I was recently given two very large bags of wild garlic foraged from London by recent-Airbnb-guest-turned-friend-and-colleague Kanna Ingleson. Wild garlic is a leafy herb that tastes and smells much like garlic and grows wild in woodland across the UK. It’s a forager’s favourite but is oddly hard to find in my local area in Wiltshire. Thankfully, there are hard-foraging people like Kanna in this world and I like the slice of irony that found the big bad City saving my wild garlic day here in the countryside (let’s take a moment now to give it up to London for rocking the green space).
There is lots to be done with wild garlic: soup, frittatas, risotto, ravioli… and being so akin to garlic, wild garlic can easily be used in any recipe where garlic is called for. Add a few chopped leaves to a salad, stir the greens in with pasta, add to soups, stews, you name it. Yes, options abound, but even so, to eat all of this wild garlic within the couple of weeks it would survive in the fridge would not have done my breath (or my social life) any favours. So the question turned to storage. I did freeze some of the leaves, but decided to turn a fair bunch of it into pesto, too.
The first pesto was a no-brainer: walnut and wild garlic pesto adapted from this parsley pesto recipe that I love. I’ve made it before and it’s perhaps my favourite pesto (be it with wild garlic, parsley or any combination of herbs) because it is most versatile – I love it as a topping for pizza, swirled into soup or blobbed on toasted sourdough with sautéed mushrooms and arugula.
The second pesto is a sun-dried tomato and wild garlic pesto adapted from this recipe for sun-dried tomato and basil pesto. I omitted the garlic and parmesan, substituted wild garlic for basil and added lemon and more pine nuts. Kanna also gave me the idea of adding lemon zest and chilli, so that went in there too. Props to my friend Sam from Shipton Mill who knows a thing or two about delivery devices for good bread and was on hand to help bring the pesto together. We ended up eating a fair bit of it as an appetizer with Turkish flatbread, hot off the grill.
(Hefty tip for UK fans of sun-dried tomatoes: you can buy them in bulk on Amazon: £11.55 for a kilo, and they’re organic!)
If I have one struggle with pesto, it’s this: getting the consistency right. I like mine chunky, but it’s easy to over-process the nuts, creating more of a pesto paste, which is fine, but I like some texture. The easiest way I found to achieve this is by putting the nuts in towards the end of the pulsing process, or leaving them out altogether and hand-processing the nuts with a mortar and pestle. It all depends on what your up for, and how much you can be bothered.
You’ll also notice that both of these wild garlic pestos are vegan – and you totally won’t miss the cheese.
The wild garlic pesto keeps well in the fridge for a few weeks, as long as you keep it covered with a good layer of olive oil. Or do as I do and store it in the freezer (I freeze the pesto in ice cube trays).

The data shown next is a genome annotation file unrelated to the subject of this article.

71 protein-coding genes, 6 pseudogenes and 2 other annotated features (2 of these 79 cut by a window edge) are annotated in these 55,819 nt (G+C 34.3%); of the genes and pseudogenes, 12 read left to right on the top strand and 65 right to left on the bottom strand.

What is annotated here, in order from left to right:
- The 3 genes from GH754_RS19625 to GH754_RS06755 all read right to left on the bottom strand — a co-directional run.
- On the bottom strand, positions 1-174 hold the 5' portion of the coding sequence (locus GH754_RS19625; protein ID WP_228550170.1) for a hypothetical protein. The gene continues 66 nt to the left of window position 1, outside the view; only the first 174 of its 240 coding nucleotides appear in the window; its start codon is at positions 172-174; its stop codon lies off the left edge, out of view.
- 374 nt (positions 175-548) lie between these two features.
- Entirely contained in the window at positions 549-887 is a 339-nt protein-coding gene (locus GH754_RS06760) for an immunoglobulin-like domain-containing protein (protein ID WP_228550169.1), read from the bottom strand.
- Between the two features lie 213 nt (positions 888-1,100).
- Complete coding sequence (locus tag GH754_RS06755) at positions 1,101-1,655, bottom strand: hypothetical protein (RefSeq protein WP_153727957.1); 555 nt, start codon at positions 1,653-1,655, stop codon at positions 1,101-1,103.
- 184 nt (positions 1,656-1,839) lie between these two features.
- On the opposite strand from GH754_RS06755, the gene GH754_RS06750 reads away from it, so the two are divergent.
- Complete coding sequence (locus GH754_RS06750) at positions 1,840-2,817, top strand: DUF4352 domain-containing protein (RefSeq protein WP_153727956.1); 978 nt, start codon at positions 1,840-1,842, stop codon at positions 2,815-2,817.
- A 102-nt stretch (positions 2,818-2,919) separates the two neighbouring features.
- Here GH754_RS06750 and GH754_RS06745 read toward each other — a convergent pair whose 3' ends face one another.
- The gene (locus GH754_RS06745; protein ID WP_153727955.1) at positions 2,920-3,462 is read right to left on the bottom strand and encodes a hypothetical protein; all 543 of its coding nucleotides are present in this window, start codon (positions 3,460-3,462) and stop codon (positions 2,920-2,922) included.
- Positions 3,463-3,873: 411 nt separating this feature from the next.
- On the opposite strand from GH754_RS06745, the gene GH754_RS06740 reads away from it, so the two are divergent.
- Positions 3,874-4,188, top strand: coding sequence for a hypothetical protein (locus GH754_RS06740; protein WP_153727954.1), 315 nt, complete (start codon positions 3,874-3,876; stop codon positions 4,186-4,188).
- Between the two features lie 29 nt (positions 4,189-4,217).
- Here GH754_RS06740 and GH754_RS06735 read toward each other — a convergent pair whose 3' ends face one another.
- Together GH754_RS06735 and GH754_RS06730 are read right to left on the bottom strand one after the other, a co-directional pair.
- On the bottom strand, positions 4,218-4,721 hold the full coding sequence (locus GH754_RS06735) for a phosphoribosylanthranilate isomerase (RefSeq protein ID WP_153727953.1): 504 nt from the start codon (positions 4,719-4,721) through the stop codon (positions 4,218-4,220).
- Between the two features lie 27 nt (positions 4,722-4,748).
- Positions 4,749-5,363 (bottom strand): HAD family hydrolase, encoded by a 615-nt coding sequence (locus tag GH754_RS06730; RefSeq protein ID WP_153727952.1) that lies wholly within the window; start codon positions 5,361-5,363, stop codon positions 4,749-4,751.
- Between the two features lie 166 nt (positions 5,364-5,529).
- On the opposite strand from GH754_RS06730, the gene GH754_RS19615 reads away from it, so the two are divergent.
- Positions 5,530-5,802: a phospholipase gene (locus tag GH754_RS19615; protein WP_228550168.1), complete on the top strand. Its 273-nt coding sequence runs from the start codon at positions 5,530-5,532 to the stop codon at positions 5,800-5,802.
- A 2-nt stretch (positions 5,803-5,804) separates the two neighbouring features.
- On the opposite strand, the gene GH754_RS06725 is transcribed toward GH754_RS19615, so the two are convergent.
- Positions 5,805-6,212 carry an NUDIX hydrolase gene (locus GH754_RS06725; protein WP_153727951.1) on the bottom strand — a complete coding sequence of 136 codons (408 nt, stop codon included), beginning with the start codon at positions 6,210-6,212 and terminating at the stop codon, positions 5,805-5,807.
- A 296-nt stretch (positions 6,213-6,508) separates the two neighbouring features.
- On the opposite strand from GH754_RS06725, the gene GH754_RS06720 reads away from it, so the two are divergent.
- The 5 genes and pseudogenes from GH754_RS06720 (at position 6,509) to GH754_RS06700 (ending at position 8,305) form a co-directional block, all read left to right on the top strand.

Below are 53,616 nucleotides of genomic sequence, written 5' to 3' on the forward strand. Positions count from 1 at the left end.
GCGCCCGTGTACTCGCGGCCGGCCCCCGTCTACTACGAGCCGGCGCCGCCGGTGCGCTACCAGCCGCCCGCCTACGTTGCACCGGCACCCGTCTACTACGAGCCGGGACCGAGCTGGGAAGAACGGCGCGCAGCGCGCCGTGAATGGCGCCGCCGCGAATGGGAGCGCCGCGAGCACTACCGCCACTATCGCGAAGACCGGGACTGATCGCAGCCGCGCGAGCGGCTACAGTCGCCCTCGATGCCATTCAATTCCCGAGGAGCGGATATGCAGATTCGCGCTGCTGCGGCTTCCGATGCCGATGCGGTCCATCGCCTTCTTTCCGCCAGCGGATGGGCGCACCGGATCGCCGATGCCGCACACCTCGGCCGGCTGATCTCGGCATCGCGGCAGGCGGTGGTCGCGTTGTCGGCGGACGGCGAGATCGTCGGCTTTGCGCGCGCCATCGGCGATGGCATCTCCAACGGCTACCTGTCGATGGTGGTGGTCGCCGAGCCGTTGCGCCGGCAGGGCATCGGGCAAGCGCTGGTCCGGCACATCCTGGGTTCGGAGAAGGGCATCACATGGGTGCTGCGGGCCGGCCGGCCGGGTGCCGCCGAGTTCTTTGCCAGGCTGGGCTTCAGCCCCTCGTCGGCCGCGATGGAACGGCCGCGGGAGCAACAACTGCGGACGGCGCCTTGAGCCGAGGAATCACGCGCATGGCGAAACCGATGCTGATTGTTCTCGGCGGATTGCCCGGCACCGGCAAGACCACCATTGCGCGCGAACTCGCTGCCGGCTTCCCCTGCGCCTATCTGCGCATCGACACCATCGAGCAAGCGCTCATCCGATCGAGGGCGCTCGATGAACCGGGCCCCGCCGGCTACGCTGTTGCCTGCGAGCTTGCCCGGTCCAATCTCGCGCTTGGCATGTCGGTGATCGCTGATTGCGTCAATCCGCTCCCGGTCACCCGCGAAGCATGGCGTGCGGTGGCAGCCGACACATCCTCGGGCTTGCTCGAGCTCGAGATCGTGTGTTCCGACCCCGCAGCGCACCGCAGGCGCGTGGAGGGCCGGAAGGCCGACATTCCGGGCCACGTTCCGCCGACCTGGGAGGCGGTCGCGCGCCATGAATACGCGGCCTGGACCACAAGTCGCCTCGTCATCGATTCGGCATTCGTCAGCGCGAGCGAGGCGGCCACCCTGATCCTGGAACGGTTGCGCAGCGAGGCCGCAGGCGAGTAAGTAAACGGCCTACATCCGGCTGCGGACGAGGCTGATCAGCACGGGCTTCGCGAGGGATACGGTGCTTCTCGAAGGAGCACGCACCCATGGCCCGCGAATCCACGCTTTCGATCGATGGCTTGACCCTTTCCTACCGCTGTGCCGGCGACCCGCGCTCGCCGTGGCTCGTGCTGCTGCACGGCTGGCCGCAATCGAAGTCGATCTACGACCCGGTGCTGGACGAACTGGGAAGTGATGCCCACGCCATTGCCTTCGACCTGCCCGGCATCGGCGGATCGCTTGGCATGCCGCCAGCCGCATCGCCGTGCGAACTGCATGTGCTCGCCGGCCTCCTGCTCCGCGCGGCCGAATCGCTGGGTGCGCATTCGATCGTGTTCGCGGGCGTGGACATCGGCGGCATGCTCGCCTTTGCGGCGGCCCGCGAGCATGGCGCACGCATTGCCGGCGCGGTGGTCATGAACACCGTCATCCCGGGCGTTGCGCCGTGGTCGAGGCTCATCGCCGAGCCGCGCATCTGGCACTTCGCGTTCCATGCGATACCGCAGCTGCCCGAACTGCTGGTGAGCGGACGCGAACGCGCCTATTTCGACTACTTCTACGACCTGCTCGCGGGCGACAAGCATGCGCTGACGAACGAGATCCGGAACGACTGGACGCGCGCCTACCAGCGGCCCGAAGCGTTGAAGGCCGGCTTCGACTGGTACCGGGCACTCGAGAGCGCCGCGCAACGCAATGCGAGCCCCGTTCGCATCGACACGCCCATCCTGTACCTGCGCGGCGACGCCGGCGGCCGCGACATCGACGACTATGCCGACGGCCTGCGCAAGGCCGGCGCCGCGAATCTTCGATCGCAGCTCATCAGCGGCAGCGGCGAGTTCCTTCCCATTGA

Here’s some more wild garlic stuff you might like:
- Wild garlic and potato frittata, one of my earlier wild garlic discoveries [smarterfitter.com]
- Last year’s wild garlic forage in the Forest of Dean with Gloria Nicol [flickr.com]
- Gloria’s delicious wild garlic pesto, made with the traditional way with parmesan and pine nuts [laundryetc.co.uk]
- Why wild garlic is good for you [guardian.co.uk]
- Wild garlic recipes from Rachel Demuth, including her neat wild garlic malfatti, sort of like a gnocchi made with ricotta [vegetariancookeryschool.com]
- How to have wild garlic all year round, Kavey’s super simple method of preserving wild garlic by blitzing it with oil and freezing it [kaveyeats.com]
- 100g walnuts, toasted
- 50g wild garlic, washed and dried
- About 150ml good olive oil (or extra-virgin rapeseed oil)
- Zest and juice of ½ lemon
- Sea salt and freshly ground black pepper
- Put the walnuts into a food processor and process until finely chopped but still with some granular texture.
- Add the wild garlic and blitz again to chop the leaves, then begin trickling in the oil while the processor runs. Stop when you have a sloppy purée.
- Taste, season as necessary with lemon juice, salt and pepper.
- Store in the fridge – if you completely cover the surface of the pesto with oil so all air is excluded, it should keep for a couple of weeks. Or freeze it!
- 150 g sun-dried tomatoes, soaked in boiling water
- 100g wild garlic, washed and dried
- ½ cup pine nuts, toasted
- zest and juice of one lemon
- 2 tsp red chilli flakes (optional)
- 1 cup olive oil
- salt and pepper
- Combine sun-dried tomatoes, and a bit of the oil in a food processor and pulse until the sun-dried tomatoes are roughly chopped (adding more olive oil as necessary).
- Add the pine nuts and pulse until those are roughly chopped, too.
- Add the wild garlic and pulse until it approaches the consistency you like for pesto (I like mine chunky).
- Add the lemon and a few good grinds of black pepper, pulse a few times, then taste. Add more lemon, salt, or pepper as you see fit.